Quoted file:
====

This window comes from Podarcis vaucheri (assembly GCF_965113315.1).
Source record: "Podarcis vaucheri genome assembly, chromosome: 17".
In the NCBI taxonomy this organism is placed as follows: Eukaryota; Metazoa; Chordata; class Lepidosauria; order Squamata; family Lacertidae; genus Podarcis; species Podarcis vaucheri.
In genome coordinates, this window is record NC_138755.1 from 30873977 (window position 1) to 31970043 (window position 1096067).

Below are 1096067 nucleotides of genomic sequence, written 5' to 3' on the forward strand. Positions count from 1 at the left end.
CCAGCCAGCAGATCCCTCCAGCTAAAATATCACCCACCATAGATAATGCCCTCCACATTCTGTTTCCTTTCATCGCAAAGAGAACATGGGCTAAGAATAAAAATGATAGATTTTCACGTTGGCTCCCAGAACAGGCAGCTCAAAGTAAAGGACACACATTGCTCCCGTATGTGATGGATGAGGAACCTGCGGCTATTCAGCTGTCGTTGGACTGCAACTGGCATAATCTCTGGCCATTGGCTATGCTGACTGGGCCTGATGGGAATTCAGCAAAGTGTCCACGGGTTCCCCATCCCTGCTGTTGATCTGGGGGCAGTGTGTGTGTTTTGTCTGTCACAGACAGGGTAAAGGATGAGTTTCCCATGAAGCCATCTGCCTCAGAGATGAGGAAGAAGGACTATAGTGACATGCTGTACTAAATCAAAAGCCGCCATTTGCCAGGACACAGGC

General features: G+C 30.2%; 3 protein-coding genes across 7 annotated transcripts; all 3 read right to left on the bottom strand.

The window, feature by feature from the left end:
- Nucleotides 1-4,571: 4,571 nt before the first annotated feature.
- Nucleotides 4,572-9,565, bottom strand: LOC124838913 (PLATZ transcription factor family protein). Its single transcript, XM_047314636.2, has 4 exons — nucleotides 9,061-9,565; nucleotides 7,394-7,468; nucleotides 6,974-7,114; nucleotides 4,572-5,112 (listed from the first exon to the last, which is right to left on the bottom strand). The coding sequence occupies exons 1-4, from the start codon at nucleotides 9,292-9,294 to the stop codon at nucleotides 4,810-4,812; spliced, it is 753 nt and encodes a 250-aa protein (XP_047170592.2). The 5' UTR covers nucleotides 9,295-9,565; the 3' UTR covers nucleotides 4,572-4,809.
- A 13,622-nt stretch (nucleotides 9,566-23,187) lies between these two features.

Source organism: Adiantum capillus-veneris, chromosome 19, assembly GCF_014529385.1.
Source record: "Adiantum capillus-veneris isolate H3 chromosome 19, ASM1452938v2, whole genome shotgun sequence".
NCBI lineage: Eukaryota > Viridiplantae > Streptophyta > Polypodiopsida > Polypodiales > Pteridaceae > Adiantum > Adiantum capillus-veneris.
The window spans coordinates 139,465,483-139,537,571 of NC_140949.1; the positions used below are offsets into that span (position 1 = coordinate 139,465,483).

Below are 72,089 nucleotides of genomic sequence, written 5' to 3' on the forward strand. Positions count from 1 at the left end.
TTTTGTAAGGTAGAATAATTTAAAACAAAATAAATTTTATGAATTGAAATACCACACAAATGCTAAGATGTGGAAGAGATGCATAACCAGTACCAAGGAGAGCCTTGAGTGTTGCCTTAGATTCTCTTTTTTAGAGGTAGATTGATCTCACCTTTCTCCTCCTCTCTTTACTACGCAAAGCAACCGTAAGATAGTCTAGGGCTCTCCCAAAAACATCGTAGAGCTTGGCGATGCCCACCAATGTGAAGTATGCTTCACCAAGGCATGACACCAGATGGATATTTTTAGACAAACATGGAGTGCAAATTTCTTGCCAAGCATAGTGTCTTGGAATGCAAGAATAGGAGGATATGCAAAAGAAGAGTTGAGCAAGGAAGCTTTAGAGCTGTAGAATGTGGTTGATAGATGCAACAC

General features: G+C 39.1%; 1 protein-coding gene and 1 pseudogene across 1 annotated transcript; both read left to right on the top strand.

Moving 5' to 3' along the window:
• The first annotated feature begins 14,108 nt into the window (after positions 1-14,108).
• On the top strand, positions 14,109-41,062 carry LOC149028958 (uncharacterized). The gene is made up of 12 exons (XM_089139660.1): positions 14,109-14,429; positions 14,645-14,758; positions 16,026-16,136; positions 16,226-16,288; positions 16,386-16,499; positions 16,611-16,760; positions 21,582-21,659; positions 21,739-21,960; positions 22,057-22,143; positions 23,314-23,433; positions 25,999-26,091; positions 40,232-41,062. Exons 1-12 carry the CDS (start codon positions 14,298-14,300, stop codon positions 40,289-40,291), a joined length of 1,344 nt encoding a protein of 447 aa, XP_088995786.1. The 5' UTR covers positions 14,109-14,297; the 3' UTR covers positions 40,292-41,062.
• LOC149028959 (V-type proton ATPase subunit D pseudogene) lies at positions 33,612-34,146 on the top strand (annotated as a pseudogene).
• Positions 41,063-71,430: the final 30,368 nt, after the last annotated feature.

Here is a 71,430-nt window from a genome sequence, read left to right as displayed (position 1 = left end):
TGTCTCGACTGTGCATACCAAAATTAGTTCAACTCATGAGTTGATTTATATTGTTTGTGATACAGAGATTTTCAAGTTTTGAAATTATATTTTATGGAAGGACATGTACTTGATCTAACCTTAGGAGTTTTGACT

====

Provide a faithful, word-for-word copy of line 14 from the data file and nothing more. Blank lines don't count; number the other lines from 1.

NCBI lineage: Eukaryota > Viridiplantae > Streptophyta > Polypodiopsida > Polypodiales > Pteridaceae > Adiantum > Adiantum capillus-veneris.